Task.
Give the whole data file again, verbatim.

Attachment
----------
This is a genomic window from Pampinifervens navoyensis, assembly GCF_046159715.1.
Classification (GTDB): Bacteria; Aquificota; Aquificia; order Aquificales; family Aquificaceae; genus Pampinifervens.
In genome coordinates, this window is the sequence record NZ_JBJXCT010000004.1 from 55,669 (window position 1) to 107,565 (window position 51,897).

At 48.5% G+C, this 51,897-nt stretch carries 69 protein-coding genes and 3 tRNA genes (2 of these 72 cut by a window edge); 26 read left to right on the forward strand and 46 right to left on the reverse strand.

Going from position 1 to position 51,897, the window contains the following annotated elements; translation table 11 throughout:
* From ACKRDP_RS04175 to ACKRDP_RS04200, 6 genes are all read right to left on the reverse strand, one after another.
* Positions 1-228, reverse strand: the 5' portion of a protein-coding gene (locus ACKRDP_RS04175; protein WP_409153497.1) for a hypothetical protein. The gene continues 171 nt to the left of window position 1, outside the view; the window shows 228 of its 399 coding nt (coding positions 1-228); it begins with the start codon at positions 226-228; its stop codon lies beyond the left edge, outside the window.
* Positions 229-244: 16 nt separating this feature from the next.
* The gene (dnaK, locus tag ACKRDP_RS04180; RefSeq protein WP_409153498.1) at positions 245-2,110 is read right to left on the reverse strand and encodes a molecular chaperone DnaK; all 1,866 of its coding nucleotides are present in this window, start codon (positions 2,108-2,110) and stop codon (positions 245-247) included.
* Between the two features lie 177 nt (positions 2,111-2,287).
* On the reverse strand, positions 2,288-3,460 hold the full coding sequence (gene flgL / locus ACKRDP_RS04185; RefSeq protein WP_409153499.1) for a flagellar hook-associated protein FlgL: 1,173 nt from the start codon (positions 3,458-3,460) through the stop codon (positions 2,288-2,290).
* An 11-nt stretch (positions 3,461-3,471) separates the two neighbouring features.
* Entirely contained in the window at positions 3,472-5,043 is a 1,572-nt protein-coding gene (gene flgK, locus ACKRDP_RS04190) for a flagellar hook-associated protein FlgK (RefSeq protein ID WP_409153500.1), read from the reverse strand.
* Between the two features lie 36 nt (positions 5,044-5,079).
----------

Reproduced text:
This is a genomic window from Pampinifervens navoyensis, assembly GCF_046159715.1.
Classification (GTDB): Bacteria; Aquificota; Aquificia; order Aquificales; family Aquificaceae; genus Pampinifervens.
In genome coordinates, this window is the sequence record NZ_JBJXCT010000004.1 from 55,669 (window position 1) to 107,565 (window position 51,897).

At 48.5% G+C, this 51,897-nt stretch carries 69 protein-coding genes and 3 tRNA genes (2 of these 72 cut by a window edge); 26 read left to right on the forward strand and 46 right to left on the reverse strand.

Going from position 1 to position 51,897, the window contains the following annotated elements; translation table 11 throughout:
* From ACKRDP_RS04175 to ACKRDP_RS04200, 6 genes are all read right to left on the reverse strand, one after another.
* Positions 1-228, reverse strand: the 5' portion of a protein-coding gene (locus ACKRDP_RS04175; protein WP_409153497.1) for a hypothetical protein. The gene continues 171 nt to the left of window position 1, outside the view; the window shows 228 of its 399 coding nt (coding positions 1-228); it begins with the start codon at positions 226-228; its stop codon lies beyond the left edge, outside the window.
* Positions 229-244: 16 nt separating this feature from the next.
* The gene (dnaK, locus tag ACKRDP_RS04180; RefSeq protein WP_409153498.1) at positions 245-2,110 is read right to left on the reverse strand and encodes a molecular chaperone DnaK; all 1,866 of its coding nucleotides are present in this window, start codon (positions 2,108-2,110) and stop codon (positions 245-247) included.
* Between the two features lie 177 nt (positions 2,111-2,287).
* On the reverse strand, positions 2,288-3,460 hold the full coding sequence (gene flgL / locus ACKRDP_RS04185; RefSeq protein WP_409153499.1) for a flagellar hook-associated protein FlgL: 1,173 nt from the start codon (positions 3,458-3,460) through the stop codon (positions 2,288-2,290).
* An 11-nt stretch (positions 3,461-3,471) separates the two neighbouring features.
* Entirely contained in the window at positions 3,472-5,043 is a 1,572-nt protein-coding gene (gene flgK, locus ACKRDP_RS04190) for a flagellar hook-associated protein FlgK (RefSeq protein ID WP_409153500.1), read from the reverse strand.
* Between the two features lie 36 nt (positions 5,044-5,079).